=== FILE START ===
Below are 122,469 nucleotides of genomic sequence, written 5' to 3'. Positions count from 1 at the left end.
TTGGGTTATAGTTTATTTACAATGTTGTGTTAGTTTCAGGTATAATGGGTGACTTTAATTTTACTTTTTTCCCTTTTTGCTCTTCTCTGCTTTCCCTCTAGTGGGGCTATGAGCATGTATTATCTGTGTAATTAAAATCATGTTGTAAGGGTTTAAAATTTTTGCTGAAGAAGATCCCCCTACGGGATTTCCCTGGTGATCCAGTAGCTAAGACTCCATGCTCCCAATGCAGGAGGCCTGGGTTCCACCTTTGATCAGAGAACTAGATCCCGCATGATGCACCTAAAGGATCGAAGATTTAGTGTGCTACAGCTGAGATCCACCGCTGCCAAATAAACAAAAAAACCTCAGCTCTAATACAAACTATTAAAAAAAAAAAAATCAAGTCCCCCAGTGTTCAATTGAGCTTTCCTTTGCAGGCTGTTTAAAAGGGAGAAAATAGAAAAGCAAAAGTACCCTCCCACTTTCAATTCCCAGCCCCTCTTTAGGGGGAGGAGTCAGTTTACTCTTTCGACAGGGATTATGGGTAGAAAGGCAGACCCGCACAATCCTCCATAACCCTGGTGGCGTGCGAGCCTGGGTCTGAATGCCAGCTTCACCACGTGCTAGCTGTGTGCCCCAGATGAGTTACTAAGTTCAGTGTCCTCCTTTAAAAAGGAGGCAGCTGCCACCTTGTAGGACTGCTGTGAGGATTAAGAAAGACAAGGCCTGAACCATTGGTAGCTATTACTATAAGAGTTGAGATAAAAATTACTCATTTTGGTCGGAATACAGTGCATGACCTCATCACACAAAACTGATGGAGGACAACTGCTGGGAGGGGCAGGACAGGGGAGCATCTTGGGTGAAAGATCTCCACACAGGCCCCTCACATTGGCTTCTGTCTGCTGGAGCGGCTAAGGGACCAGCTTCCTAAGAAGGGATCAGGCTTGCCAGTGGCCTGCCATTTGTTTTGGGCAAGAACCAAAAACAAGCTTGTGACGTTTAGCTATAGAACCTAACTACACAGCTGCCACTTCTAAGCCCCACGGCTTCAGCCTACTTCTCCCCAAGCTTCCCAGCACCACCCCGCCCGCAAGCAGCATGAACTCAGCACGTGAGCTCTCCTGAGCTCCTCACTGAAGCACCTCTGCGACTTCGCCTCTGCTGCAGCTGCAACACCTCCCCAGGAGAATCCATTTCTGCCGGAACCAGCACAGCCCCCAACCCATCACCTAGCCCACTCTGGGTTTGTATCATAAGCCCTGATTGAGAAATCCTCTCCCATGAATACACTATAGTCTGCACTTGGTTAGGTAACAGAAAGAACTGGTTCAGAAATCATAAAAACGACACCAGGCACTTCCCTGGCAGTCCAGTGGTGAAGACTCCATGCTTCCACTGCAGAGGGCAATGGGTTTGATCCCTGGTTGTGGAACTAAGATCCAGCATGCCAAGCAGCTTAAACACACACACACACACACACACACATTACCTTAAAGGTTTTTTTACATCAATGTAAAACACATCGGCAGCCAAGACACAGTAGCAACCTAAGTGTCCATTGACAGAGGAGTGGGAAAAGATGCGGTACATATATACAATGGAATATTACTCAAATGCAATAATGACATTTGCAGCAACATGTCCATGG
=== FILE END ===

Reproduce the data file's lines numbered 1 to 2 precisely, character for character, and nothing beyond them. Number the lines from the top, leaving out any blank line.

Below are 122,469 nucleotides of genomic sequence, written 5' to 3'. Positions count from 1 at the left end.
TTGGGTTATAGTTTATTTACAATGTTGTGTTAGTTTCAGGTATAATGGGTGACTTTAATTTTACTTTTTTCCCTTTTTGCTCTTCTCTGCTTTCCCTCTAGTGGGGCTATGAGCATGTATTATCTGTGTAATTAAAATCATGTTGTAAGGGTTTAAAATTTTTGCTGAAGAAGATCCCCCTACGGGATTTCCCTGGTGATCCAGTAGCTAAGACTCCATGCTCCCAATGCAGGAGGCCTGGGTTCCACCTTTGATCAGAGAACTAGATCCCGCATGATGCACCTAAAGGATCGAAGATTTAGTGTGCTACAGCTGAGATCCACCGCTGCCAAATAAACAAAAAAACCTCAGCTCTAATACAAACTATTAAAAAAAAAAAAATCAAGTCCCCCAGTGTTCAATTGAGCTTTCCTTTGCAGGCTGTTTAAAAGGGAGAAAATAGAAAAGCAAAAGTACCCTCCCACTTTCAATTCCCAGCCCCTCTTTAGGGGGAGGAGTCAGTTTACTCTTTCGACAGGGATTATGGGTAGAAAGGCAGACCCGCACAATCCTCCATAACCCTGGTGGCGTGCGAGCCTGGGTCTGAATGCCAGCTTCACCACGTGCTAGCTGTGTGCCCCAGATGAGTTACTAAGTTCAGTGTCCTCCTTTAAAAAGGAGGCAGCTGCCACCTTGTAGGACTGCTGTGAGGATTAAGAAAGACAAGGCCTGAACCATTGGTAGCTATTACTATAAGAGTTGAGATAAAAATTACTCATTTTGGTCGGAATACAGTGCATGACCTCATCACACAAAACTGATGGAGGACAACTGCTGGGAGGGGCAGGACAGGGGAGCATCTTGGGTGAAAGATCTCCACACAGGCCCCTCACATTGGCTTCTGTCTGCTGGAGCGGCTAAGGGACCAGCTTCCTAAGAAGGGATCAGGCTTGCCAGTGGCCTGCCATTTGTTTTGGGCAAGAACCAAAAACAAGCTTGTGACGTTTAGCTATAGAACCTAACTACACAGCTGCCACTTCTAAGCCCCACGGCTTCAGCCTACTTCTCCCCAAGCTTCCCAGCACCACCCCGCCCGCAAGCAGCATGAACTCAGCACGTGAGCTCTCCTGAGCTCCTCACTGAAGCACCTCTGCGACTTCGCCTCTGCTGCAGCTGCAACACCTCCCCAGGAGAATCCATTTCTGCCGGAACCAGCACAGCCCCCAACCCATCACCTAGCCCACTCTGGGTTTGTATCATAAGCCCTGATTGAGAAATCCTCTCCCATGAATACACTATAGTCTGCACTTGGTTAGGTAACAGAAAGAACTGGTTCAGAAATCATAAAAACGACACCAGGCACTTCCCTGGCAGTCCAGTGGTGAAGACTCCATGCTTCCACTGCAGAGGGCAATGGGTTTGATCCCTGGTTGTGGAACTAAGATCCAGCATGCCAAGCAGCTTAAACACACACACACACACACACACACATTACCTTAAAGGTTTTTTTACATCAATGTAAAACACATCGGCAGCCAAGACACAGTAGCAACCTAAGTGTCCATTGACAGAGGAGTGGGAAAAGATGCGGTACATATATACAATGGAATATTACTCAAATGCAATAATGACATTTGCAGCAACATGTCCATGG